For an absolute beginner, start by reading up on developing practice. The very basic guide by Ilford is a starting point. www.ilfordphoto.com/webfiles/200629163442455.pdf There are lots of developing resources out there, and the one I use for times and developers is the Massive Development Chart (www.digitaltruth.com/devchart.php). But before you begin, you need only the very basic equipment to develop b&w film:

A plastic 600ml or larger graduated cylinder or measuring cup
dial thermometer
brown plastic jugs for your developer, fixer, and stop-bath (gallon size for the developer and fixer).
a Paterson developing tank and reels
plastic funnel
scissors (for cutting leader from 35mm film and at the end of the roll)
bottle opener (for opening film can -if 35mm)
Large plastic container for mixing up fixer and developer – a 2 gallon bucket is perfect.
Changing bag or dark-box.
clips to hang film to dry.

That’s the very basic to get started for B&W. Guess what? It’s pretty much all you need to develop color film, too. Only difference — 1 L bottles for the chemicals, and a small tub to keep the hot water to control your developing temperature.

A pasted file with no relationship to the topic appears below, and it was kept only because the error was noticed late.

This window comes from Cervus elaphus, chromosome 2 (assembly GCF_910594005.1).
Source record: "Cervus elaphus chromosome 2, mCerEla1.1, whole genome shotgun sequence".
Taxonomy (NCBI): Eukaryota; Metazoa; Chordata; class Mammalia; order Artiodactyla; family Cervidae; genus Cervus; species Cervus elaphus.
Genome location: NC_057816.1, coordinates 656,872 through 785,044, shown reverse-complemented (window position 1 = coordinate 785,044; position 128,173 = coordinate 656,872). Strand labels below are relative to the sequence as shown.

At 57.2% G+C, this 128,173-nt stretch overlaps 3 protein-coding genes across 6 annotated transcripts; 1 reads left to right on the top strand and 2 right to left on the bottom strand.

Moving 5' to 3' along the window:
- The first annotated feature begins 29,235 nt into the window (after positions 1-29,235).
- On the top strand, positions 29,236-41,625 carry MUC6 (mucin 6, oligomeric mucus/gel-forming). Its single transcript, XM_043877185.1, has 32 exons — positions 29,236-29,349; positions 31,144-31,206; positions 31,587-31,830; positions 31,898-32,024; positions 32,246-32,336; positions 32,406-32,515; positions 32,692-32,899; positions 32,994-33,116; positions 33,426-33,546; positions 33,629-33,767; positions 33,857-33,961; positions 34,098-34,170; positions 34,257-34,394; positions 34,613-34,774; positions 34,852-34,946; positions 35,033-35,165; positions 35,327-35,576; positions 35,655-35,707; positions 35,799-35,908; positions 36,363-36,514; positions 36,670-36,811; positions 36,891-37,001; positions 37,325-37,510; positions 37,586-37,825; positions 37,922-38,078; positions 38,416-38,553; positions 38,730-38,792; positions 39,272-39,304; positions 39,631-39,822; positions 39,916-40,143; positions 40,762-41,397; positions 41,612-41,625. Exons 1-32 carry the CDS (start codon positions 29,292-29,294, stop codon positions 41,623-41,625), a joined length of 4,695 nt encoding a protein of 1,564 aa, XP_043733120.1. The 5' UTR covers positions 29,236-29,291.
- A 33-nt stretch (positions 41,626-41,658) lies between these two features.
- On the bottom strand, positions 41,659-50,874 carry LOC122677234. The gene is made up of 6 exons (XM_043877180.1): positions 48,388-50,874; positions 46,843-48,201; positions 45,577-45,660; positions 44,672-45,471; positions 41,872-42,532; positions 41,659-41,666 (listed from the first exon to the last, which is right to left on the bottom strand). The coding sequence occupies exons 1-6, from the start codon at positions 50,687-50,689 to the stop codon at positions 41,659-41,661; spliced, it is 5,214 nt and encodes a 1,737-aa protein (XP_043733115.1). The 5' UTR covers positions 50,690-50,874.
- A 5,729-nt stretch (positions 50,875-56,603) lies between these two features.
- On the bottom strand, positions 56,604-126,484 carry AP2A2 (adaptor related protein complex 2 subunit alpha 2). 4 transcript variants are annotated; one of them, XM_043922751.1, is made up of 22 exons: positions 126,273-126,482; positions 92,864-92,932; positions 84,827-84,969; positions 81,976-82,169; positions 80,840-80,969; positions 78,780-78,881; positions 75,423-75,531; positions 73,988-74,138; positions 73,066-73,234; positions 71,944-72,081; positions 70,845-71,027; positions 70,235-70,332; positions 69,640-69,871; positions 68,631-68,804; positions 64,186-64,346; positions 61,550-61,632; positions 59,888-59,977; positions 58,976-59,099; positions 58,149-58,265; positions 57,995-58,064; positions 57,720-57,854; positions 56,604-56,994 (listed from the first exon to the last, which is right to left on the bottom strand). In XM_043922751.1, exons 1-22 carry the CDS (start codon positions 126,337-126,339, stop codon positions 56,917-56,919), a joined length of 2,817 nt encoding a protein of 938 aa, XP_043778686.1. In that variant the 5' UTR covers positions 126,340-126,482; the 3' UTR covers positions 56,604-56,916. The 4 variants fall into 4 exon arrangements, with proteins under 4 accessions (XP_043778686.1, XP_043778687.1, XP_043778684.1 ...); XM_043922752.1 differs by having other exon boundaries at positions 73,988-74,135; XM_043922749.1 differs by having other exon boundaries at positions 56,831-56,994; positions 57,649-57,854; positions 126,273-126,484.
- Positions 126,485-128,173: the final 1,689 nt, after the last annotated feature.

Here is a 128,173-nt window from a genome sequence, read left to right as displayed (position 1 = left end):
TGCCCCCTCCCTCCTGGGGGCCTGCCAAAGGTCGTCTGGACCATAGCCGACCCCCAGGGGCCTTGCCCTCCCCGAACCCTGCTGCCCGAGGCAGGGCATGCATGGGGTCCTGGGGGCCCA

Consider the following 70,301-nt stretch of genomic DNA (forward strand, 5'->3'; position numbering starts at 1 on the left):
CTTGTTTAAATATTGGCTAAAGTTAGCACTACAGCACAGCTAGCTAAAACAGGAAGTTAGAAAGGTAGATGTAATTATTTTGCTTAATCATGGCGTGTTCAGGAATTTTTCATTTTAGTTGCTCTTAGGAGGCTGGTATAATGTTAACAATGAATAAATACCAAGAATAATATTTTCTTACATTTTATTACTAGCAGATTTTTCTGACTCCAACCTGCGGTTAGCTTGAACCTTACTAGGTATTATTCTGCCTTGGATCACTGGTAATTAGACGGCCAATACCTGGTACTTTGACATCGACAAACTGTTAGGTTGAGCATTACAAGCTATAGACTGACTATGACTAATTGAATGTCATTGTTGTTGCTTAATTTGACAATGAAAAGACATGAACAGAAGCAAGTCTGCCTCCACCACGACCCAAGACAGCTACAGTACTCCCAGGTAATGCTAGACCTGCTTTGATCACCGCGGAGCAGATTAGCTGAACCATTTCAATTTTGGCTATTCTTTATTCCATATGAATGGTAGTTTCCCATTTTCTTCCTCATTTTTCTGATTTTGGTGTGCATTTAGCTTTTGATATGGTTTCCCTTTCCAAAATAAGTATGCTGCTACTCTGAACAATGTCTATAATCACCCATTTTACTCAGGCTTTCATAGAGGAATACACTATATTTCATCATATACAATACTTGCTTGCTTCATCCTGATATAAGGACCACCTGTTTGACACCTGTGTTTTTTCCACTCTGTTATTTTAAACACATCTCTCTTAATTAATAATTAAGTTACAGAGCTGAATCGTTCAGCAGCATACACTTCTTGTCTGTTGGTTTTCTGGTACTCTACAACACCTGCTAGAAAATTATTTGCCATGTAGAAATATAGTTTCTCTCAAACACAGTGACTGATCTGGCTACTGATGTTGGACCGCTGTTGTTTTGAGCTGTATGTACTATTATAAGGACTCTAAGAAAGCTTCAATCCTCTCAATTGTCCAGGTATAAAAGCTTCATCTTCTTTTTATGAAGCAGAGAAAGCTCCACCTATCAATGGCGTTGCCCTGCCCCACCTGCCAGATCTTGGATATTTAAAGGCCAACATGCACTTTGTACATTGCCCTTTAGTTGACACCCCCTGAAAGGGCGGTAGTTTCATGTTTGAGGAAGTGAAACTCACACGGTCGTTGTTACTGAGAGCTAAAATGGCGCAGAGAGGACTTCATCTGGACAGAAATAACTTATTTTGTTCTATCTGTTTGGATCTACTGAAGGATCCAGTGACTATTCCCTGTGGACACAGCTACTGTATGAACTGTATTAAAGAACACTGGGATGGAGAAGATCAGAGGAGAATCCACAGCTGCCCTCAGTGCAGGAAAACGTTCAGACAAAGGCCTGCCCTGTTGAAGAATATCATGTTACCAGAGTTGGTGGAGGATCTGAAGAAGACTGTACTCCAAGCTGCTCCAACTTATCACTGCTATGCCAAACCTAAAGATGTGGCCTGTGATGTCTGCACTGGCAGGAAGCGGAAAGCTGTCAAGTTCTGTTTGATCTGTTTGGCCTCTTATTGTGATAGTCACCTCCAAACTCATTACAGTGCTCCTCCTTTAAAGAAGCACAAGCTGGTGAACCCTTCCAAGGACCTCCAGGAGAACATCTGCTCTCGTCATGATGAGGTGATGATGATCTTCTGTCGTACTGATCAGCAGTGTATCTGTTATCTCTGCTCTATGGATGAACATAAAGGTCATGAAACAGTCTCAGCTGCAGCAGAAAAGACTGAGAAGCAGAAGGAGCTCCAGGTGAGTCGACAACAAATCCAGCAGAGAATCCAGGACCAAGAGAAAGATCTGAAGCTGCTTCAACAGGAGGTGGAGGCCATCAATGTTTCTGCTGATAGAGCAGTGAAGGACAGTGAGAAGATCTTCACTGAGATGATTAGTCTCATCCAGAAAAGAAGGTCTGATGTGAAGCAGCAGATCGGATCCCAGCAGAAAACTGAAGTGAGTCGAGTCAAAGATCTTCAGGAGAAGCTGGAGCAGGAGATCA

past films

For B&W developing, I have three favorite developers that I use according to the film and situation — Rodinal, Kodak HC-110, or D-76. Others may tell you that XTOL is all you need. In reality, D-76 is about as all-purpose a developer for film as you can get, as it has been in use for over 60 years. Since Kodak sold off their chemical division, others are making the D76 product. I recommend the Freestyle Photo’s (http://www.freestylephoto.biz/) Arista 76 Powder (makes 1 gallon). The Arista Arifix Powder (makes 1 gallon) is a good fixer, and you can use water as a stop bath. Mix the gallon sizes and store them in gallon jugs. Do not try to mix a partial batch. That comes to about $12 in chemicals, and will develop many rolls of b&w film. Use the Arista 76 mixed 1 part of developer solution to 1 part of water (given as 1:1) as given for D76 in the developer charts for your film. Freestyle also has rebranded Arista film made by Kodak, Ilford, or Foma. All are good. To start with, I suggest Ilford HP-5+ or Arista EDU Ultra 400. Keep notes on your developing for each roll of film. Time and temperature are important.